Gene Simmons doesn’t do things by halves – or at least, he tries not to.
When the Kiss star signed up to appear in 1984 movie Runaway he was expecting to become a major supporting actor. And you couldn’t blame him for believing it was going to happen.
Written and directed by Westworld (and later Jurassic Park) creator Michael Crichton, it starred Tom Selleck and Kirstie Alley along with Cynthia Rhoades and Stan Shaw. The music was by Jerry Goldsmith and the budget was a reasonable but modest (for the time) $8 million.
Crichton believed he had an important point to make with his story, which was set in the very near future at a time when robots were commonplace. It followed Jack Ramsay (Selleck), an experienced cop with a big regret in his past who’s put out to pasture in the “runaway squad.” His new job is to chase down robots that malfunction, which is an easy ride until the first machine homicide takes place. Ramsay discovers the person responsible is Dr. Charles Luther (Simmons), a psychopath who aims to profit from selling chips that will cause more robots to kill.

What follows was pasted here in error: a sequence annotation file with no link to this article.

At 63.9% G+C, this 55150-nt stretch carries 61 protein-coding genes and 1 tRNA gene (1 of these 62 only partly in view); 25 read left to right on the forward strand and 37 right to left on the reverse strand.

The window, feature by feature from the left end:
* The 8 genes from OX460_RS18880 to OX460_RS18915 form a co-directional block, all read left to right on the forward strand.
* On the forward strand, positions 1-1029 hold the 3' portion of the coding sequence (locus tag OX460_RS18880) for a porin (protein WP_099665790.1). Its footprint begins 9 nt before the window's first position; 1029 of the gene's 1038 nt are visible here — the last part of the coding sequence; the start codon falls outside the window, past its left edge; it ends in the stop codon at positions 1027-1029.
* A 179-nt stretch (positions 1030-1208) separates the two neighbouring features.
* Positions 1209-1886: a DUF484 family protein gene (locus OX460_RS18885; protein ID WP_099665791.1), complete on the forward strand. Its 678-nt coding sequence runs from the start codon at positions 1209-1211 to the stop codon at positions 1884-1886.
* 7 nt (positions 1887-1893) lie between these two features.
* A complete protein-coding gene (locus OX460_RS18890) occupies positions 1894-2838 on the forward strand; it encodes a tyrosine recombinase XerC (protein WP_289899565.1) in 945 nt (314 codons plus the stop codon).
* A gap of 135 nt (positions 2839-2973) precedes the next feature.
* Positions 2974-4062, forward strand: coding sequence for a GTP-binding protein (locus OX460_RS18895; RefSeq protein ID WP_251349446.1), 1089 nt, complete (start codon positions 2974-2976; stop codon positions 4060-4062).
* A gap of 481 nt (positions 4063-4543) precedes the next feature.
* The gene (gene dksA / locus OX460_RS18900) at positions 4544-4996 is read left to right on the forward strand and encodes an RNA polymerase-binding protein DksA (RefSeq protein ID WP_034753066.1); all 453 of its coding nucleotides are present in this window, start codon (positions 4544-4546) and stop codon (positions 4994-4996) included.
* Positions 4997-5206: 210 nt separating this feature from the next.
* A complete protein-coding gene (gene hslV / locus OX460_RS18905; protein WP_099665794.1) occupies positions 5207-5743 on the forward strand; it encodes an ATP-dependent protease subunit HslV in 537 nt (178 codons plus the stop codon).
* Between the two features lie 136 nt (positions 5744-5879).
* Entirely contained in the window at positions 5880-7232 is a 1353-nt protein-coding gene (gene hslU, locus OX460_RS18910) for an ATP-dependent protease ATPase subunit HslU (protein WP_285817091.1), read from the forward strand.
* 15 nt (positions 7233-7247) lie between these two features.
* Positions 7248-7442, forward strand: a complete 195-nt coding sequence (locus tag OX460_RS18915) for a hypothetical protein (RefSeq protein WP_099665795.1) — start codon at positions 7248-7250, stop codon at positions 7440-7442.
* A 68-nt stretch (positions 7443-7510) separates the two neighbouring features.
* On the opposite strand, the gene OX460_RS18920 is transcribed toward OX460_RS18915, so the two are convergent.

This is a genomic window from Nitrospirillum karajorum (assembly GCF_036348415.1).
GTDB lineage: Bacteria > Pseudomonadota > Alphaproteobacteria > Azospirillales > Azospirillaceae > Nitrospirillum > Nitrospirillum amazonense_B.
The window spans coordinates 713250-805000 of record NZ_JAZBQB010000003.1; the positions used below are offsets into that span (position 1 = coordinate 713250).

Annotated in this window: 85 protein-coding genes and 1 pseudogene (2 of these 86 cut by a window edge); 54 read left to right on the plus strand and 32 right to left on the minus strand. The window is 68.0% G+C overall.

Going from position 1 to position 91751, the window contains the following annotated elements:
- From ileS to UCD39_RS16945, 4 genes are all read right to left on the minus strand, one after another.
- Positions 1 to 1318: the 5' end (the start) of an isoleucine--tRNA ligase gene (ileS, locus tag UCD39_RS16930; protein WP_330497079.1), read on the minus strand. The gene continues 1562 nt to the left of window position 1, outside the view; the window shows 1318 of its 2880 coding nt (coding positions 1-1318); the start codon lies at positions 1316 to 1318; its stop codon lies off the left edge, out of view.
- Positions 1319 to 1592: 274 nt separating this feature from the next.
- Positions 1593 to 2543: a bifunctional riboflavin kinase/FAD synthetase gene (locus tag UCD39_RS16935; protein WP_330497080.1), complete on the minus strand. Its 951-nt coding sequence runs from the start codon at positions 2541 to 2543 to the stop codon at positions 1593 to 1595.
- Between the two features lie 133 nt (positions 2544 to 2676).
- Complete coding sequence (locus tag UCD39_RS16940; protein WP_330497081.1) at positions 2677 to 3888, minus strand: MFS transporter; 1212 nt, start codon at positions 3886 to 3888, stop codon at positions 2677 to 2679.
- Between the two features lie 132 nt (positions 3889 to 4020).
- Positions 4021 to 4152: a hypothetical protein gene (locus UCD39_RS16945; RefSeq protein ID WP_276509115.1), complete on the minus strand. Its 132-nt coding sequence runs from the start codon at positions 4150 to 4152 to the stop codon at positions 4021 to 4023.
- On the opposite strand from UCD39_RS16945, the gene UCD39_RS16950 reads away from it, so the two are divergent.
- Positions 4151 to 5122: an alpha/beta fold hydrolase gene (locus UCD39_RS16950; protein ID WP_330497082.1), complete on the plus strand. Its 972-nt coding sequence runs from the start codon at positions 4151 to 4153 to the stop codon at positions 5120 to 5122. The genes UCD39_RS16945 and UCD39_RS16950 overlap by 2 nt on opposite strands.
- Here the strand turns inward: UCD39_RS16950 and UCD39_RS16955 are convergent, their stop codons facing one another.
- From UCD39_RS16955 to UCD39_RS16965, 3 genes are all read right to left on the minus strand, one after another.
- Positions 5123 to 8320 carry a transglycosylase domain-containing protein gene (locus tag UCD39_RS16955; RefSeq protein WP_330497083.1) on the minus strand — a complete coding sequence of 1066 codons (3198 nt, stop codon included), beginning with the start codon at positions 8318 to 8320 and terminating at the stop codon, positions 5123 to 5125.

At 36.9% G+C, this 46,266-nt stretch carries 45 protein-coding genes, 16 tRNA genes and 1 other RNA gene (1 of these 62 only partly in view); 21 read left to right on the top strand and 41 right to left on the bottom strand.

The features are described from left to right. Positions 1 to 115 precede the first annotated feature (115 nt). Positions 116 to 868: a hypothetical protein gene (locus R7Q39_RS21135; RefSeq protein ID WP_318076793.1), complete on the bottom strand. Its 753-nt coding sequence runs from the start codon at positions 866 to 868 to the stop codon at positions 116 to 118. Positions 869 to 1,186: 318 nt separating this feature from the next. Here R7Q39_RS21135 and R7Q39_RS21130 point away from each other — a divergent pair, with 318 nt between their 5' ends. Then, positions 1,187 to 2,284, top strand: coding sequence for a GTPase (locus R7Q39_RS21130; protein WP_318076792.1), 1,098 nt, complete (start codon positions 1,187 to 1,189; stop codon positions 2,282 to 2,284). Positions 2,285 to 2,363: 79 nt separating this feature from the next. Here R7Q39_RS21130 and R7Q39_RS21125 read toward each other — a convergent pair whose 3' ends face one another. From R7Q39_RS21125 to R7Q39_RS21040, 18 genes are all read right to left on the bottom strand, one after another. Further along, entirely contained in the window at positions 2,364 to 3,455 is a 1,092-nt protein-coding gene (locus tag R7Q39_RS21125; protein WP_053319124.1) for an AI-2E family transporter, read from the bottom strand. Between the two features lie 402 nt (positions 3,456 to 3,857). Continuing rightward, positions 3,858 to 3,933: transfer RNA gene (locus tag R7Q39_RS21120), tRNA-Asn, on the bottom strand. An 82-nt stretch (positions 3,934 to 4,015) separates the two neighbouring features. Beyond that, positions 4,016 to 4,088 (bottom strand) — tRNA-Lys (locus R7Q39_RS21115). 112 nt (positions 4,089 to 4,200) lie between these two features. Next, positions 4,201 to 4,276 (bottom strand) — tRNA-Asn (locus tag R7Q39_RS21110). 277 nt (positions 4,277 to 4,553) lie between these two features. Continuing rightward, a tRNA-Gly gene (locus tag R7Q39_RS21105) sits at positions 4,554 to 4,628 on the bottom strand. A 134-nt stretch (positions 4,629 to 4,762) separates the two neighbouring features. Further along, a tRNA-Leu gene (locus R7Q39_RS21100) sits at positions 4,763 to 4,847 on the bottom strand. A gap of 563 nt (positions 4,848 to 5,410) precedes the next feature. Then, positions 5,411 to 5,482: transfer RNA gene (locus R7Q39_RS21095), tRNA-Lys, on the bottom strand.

“Runaway is a cop movie, good guys versus bad guys,” Crichton said on his website. “How can I put this? Courageous cop meets … let’s say, a very inventive villain. It’s about the introduction of smart weapons into civilian life – like the Exocet missile. The pilot who sunk the battleship Sheffield in the Falklands war never even saw the target. He just fired at it over the horizon. When people buy a coffeemaker these days, they expect it to have a microprocessor in it. What about when they buy a gun?”
Simmons had rejected a handful of movie roles before selecting Runaway as his first. “I wasn’t interested in musicals or comedy,” he said later. “I wanted to start out in something serious. I understand brooding characters more than I do splashy people.” He so impressed Crichton that he didn’t have to audition for the role. Furthermore, the director wasn’t trying to create an effects-heavy action movie, professing himself bored with the genre. Instead, he regarded it as a police procedural thriller; he wanted to focus on the character clash between Ramsay and Luther, which meant Simmons had an even greater chance of kicking off a large-scale movie career. “I didn’t see Luther as evil, but as a deadly animal who kills when someone gets in his way,” he said. “Crichton didn’t want me to memorize the script or talk to my acting coach. His direction was, ‘Don’t be afraid to try different things.’”
Read More: 35 Years Ago: Gene Simmons Bids for Movie Stardom in ‘Runaway’ | https://ultimateclassicrock.com/gene-simmons-runaway-movie/?utm_source=tsmclip&utm_medium=referral